What would you like to see?

What I would like to see, I think, are a couple of things. First of all, I think a key ingredient in Mehlis’ report was his asking for this investigation process to continue. I think ideally this must continue, and to my mind, it must continue beyond the December 15 deadline, which it now is. That doesn’t necessarily mean that Mehlis should continue to conduct his investigation in exactly the same way, but certainly some kind of mechanism to continue the investigation—like calling on Syrian officials to be interviewed outside Syria—there must be a mechanism to continue this process.

My suspicion is that they may actually reach a consensus on this. In terms of sanctions, let’s be honest: Economic sanctions in Syria are not going to do anything except consolidate the regime’s power and make the average Syrian feel worse off, as has happened in Iraq. However, you can impose selective sanctions on members of the Syrian regime. That may be something also worth looking into at the United Nations. Beyond that, as I said, I think the best thing is to continue with the judicial inquiry process, to get more information on what happened, on how Hariri was killed, and to continue to function within the parameters of international law. This gives everyone more legitimacy and I think there is a consensus on that within the Security Council. The worst thing that could happen is that the consensus breaks down in the Security Council.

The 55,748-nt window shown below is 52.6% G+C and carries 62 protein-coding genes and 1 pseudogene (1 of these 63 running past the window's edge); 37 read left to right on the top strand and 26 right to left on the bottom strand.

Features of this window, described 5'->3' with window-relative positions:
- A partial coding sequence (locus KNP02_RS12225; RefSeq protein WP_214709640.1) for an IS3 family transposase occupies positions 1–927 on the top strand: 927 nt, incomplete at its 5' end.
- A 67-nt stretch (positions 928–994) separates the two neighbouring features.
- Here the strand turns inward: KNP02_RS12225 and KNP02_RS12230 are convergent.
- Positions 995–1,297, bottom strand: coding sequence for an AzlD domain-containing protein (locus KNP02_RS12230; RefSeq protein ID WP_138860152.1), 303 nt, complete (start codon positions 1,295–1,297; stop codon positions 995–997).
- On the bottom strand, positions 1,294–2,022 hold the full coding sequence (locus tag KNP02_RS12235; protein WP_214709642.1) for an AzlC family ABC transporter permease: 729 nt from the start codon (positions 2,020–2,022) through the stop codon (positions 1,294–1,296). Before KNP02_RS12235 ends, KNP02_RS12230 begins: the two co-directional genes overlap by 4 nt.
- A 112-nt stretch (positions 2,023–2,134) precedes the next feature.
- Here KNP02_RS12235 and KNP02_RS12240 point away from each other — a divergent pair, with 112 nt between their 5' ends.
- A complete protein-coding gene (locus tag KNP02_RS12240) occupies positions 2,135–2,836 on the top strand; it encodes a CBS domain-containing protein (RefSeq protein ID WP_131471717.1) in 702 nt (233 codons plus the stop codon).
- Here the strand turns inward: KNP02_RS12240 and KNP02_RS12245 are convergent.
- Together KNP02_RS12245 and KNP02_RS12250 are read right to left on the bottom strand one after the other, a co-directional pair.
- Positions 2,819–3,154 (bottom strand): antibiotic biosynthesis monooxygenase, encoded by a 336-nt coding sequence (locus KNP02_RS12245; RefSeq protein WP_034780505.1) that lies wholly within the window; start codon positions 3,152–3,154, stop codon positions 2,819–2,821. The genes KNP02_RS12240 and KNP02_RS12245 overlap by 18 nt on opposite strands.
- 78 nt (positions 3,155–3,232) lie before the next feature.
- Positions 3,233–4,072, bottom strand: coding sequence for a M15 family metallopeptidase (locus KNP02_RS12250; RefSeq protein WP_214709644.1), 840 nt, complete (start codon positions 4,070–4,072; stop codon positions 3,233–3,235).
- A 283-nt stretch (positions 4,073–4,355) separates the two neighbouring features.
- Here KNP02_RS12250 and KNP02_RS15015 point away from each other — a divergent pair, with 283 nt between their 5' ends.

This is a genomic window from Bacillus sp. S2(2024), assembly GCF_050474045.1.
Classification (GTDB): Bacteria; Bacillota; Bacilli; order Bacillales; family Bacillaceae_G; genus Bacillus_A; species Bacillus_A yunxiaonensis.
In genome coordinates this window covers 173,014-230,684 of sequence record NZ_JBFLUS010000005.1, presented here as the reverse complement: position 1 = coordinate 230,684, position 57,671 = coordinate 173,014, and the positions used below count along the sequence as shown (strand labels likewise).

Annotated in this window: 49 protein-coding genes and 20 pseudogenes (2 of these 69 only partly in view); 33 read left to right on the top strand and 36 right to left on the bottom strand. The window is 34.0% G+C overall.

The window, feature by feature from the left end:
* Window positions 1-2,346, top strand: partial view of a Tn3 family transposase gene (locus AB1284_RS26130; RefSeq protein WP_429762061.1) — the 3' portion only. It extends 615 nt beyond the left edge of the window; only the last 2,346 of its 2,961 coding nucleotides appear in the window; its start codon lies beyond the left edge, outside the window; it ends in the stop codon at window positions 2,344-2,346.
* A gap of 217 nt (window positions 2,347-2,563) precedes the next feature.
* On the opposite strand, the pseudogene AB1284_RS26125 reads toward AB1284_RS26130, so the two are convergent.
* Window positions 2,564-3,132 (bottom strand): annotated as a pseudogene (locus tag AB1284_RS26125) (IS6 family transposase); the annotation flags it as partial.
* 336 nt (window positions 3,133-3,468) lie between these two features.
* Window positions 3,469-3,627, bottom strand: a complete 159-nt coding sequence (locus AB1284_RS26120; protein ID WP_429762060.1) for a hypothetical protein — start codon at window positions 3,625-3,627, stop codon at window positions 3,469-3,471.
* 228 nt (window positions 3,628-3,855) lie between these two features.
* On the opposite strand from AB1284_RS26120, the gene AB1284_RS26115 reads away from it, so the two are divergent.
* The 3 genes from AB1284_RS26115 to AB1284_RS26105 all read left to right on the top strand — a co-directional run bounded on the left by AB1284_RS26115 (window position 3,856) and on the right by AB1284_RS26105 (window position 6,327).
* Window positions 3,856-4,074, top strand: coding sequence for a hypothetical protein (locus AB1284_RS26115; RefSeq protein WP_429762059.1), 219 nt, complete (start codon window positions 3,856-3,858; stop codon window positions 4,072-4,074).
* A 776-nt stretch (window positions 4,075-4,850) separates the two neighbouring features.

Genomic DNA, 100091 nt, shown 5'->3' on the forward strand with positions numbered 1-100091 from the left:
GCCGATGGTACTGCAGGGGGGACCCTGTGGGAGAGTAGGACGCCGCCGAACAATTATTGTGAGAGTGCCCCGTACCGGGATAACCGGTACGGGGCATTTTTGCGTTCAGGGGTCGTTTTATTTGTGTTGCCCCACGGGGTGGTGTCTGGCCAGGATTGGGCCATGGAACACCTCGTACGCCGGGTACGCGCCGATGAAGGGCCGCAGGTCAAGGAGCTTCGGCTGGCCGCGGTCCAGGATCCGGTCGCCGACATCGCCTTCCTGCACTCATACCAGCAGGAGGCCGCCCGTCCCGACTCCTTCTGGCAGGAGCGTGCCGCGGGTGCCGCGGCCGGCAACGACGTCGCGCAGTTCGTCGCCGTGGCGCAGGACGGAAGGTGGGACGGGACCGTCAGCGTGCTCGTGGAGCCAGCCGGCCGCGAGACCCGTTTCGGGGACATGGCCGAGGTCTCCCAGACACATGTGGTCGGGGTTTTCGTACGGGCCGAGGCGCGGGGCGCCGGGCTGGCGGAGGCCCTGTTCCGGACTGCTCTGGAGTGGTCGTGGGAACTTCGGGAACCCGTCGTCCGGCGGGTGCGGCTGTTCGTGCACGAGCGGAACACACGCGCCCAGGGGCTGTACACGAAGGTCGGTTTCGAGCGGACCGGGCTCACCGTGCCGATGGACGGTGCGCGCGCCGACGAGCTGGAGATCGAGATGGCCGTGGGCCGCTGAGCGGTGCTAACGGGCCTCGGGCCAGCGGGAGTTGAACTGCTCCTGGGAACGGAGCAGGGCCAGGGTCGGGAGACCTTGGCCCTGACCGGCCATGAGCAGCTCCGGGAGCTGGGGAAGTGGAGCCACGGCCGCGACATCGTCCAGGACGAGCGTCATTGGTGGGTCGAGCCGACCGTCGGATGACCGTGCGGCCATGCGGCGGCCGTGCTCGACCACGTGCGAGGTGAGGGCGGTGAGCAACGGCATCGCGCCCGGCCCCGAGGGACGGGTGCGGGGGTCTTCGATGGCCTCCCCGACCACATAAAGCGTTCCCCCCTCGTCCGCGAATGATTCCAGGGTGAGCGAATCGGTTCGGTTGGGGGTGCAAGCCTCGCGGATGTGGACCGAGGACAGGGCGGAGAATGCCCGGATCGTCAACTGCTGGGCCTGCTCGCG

How is the United States viewed in Lebanon these days?

Schizophrenically. I think that the political leadership is trying strenuously to say that they’re not doing America’s bidding and that they’re not siding with America against Syria. A few will, a few don’t care, but most want to stay away from that, largely because they are afraid of a confrontation with Hezbollah. But at the same time, at the popular level, I think many people simply understand, at least those who at the start liked the United States—obviously not everybody does—that in effect the United States  has been essential to the entire process. Not only the United States, but France as well. But I think that there is an understanding that, had the United States and France not taken the tack they did at the United Nations, this entire process—the Mehlis investigation, the Syrian departure from Lebanon—all this would not have gone anywhere and I think that understanding is widespread.

Why did [French President Jacques] Chirac come on board with the United States, since obviously France and the United States have not agreed on much lately?

I think it’s actually the other way around. I think it’s the United States that last June—June 2004—went on board with Chirac. It was actually the French who had been leading this process before the Americans, and I think the Americans saw a good thing. What motivated Chirac, I’m not sure. I think it was a number of things: His relationship with Hariri was an important factor, but more importantly, his understanding that more of Emile Lahoud—an extended term for Emile Lahoud—was not good not only for Hariri, but was not good for Lebanon’s future; all that, duck-tailed with the fact that Chirac by the summer of 2004 had lost all confidence in Bashar al Assad.

I think from the French side there was a feeling that this was a time to act in Lebanon and with Syria. From the American side it was Iraq and the fact that people were still coming through the Syrian border. I think they both saw parallel interests and perhaps Chirac saw, as did Bush, that this was a good occasion for the two countries to get over the rift created by the war in Iraq. So they’ve been in collaboration, but the French, I think, took an interest before the Americans.